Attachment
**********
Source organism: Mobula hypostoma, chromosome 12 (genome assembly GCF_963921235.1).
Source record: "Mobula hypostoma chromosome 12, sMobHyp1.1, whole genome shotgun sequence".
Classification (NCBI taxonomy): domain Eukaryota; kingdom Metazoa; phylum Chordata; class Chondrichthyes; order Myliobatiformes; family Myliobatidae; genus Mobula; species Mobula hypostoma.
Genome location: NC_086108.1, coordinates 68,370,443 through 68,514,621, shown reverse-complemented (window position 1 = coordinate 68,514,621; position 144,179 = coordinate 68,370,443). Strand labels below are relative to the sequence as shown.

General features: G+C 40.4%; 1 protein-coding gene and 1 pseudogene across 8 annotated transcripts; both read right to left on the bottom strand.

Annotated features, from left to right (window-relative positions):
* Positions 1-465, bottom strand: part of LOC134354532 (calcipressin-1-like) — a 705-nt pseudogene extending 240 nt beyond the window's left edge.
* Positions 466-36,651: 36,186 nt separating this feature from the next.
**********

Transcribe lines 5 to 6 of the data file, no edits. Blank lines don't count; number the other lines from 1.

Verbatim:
General features: G+C 40.4%; 1 protein-coding gene and 1 pseudogene across 8 annotated transcripts; both read right to left on the bottom strand.

Annotated features, from left to right (window-relative positions):